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COVID vaccine trials are continuing around the globe, with a number of scientists getting closer to finding a treatment to prevent infection. The UK government has already agreed four deals with companies for millions of coronavirus vaccine doses, in the hope that the clinical trials are successful.
The UK has already agreed deals for up to a combined 350 million vaccine doses, according to Deputy Chief Medical Officer Jonathan Van-Tam.
But the vaccines are still in the middle of clinical trials, with the Pfizer/BioNTech vaccine seemingly the most likely to arrive first.
Pfizer announced on Monday that its vaccine was 90 percent effective, after trials in more than 40,000 people.
The vaccine works by sending messages to the immune system to make the specific antibodies needed to protect against COVID-19.
The well-known vaccine from the University of Oxford, meanwhile, uses slight genetic changes to a weakened common cold virus.
The mere presence of the damaged COVID virus in the body sparks the immune system into action, leading to the production of antibodies.
The other two types of vaccines include the protein adjuvant vaccines and the whole virus treatments.
Protein adjuvant vaccines use broken pieces of the COVID-19 virus, whereas the whole virus approach involves killing the COVID-19 virus and turning it into an injectable version.
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“There are lots of different types of COVID-19 vaccines in development,” said Van-Tam, in a press conference.
“On the next slide, you can see the types of vaccines where the UK has an agreement with one or more companies for a supply to a total of 350m doses, if all of those products and trials were to work.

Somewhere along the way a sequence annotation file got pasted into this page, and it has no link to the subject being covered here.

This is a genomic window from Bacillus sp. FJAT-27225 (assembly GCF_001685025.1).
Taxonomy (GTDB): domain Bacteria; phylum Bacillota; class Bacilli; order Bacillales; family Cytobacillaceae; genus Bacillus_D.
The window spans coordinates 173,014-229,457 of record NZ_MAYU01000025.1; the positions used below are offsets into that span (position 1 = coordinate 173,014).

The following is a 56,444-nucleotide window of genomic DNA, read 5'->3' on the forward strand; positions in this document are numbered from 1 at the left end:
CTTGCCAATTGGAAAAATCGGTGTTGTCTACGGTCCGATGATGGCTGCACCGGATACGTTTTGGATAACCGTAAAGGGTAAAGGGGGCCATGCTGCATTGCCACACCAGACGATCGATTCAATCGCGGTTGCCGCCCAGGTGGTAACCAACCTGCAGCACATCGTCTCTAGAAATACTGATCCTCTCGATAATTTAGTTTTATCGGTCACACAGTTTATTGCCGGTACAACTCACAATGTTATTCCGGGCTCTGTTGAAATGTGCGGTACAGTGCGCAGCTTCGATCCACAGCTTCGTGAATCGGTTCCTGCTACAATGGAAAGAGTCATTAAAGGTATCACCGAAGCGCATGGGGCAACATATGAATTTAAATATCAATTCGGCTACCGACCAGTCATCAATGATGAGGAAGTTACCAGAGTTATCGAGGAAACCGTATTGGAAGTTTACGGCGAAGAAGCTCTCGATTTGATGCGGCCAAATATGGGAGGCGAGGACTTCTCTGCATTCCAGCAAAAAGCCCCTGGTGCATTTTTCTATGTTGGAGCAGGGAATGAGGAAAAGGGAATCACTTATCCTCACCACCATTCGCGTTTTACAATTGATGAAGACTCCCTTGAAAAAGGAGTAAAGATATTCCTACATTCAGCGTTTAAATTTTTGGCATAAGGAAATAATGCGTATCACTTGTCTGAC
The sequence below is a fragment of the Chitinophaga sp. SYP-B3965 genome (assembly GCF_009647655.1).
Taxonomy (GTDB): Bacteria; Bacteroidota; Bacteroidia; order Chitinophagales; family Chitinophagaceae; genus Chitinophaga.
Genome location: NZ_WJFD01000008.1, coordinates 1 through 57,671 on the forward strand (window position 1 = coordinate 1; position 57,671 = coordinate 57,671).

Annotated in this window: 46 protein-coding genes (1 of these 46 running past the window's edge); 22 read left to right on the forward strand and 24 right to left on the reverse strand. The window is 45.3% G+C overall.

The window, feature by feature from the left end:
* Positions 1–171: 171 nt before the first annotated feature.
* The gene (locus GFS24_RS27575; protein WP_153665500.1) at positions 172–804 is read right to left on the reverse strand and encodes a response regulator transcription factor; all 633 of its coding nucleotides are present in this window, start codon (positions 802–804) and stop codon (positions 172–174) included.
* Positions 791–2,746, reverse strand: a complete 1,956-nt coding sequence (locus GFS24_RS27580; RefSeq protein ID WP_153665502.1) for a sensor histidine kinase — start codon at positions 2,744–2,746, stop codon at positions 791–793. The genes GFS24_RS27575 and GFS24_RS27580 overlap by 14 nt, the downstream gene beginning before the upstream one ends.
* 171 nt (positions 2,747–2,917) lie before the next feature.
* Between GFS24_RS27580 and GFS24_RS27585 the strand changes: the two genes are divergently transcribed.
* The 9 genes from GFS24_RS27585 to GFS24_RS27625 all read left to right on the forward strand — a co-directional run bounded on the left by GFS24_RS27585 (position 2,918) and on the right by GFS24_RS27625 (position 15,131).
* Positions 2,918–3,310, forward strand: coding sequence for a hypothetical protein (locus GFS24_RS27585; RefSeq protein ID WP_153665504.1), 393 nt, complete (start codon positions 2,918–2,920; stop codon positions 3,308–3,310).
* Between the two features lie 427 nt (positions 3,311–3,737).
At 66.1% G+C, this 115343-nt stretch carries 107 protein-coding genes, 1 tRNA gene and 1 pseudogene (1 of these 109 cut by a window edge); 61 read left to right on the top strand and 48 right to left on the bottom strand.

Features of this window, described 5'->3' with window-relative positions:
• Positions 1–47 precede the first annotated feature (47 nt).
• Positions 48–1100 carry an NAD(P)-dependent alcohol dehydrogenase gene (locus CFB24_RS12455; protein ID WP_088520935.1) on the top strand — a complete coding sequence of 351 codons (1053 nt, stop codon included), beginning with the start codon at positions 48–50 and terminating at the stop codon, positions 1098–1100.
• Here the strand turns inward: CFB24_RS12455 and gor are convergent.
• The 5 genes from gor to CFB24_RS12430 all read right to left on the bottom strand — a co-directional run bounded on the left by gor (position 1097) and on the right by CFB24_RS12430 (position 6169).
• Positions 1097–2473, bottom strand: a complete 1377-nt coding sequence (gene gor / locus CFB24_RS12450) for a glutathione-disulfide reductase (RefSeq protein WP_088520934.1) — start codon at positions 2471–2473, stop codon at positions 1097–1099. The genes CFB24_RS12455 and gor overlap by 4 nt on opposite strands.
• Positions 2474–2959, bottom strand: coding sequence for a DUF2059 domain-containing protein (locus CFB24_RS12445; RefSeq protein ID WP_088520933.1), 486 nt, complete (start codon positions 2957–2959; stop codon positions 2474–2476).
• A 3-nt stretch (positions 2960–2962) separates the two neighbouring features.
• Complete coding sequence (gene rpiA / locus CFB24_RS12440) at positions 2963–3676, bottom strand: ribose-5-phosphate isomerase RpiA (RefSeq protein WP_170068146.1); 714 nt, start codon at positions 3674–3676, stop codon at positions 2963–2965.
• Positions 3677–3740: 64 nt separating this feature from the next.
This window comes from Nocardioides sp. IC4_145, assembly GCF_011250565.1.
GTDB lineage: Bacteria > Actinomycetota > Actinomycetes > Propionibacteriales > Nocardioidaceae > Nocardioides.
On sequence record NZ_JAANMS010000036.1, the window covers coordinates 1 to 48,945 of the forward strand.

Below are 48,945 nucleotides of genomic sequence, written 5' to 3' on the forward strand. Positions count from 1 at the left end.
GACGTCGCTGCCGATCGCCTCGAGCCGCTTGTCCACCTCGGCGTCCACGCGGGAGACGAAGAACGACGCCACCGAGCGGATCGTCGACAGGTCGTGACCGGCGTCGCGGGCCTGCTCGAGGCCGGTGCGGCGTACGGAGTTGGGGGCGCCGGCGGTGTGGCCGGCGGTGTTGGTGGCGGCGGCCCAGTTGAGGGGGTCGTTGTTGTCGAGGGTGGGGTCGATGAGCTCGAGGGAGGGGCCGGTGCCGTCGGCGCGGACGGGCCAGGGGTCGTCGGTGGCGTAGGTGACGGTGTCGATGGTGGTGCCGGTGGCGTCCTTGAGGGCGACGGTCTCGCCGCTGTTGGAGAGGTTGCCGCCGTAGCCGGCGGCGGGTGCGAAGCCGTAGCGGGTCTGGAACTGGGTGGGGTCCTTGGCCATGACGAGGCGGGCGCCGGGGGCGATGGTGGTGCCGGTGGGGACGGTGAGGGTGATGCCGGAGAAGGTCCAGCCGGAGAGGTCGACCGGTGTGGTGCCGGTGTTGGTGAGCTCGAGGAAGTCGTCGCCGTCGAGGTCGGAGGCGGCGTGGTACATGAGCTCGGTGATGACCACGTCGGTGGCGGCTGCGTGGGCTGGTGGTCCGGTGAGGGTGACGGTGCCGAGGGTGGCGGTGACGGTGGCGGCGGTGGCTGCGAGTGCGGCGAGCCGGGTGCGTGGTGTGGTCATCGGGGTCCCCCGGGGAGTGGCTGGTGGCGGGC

“But many of those are still in development or Phase III trials, and we don’t know the results yet, and we don’t know the results yet from the independent regulatory processes.
“So, just to give you some flavor of some of the vaccine that potentially may come through over the next year or so, there are the messenger RNA vaccines.
“That was the subject of the Pfizer announcement on Monday. These vaccines essentially send a coded message to the immune system to tell it to make COVID antibodies.
“There are the adenoviral vector vaccines. These insert the COVID spike protein – these are the key antigen, the key protein which allows humans to recognise the virus – and allows the virus to bind with the human cell. Those are inserted into a harmless version of weakened common cold virus, and that again stimulates antibody production.
“Then there are the protein adjuvant vaccines. These are slightly older technology, and are effectively pieces of the COVID virus protein broken up, and when given with an adjacent, they stimulate antibody production.
“Finally, there is the option of a whole virus approach, which is where you take the virus and you kill it. Then it is safely injectable, and it stimulates antibody production. So there are may different approaches, many different companies, and we’re just at the beginning of this journey.”
There is currently no scientifically proven vaccine to prevent coronavirus infection.
But scientists explained that it was “a great day for science and humanity” after Pfizer and BioNTech revealed their latest clinical trial results for their vaccine.
The companies claimed their vaccine was 90 percent effective in patients.
They’ve now applied for emergency approval to use the vaccine by the end of November.
It’s still not entirely clear when the first vaccine will be available for public use, however.
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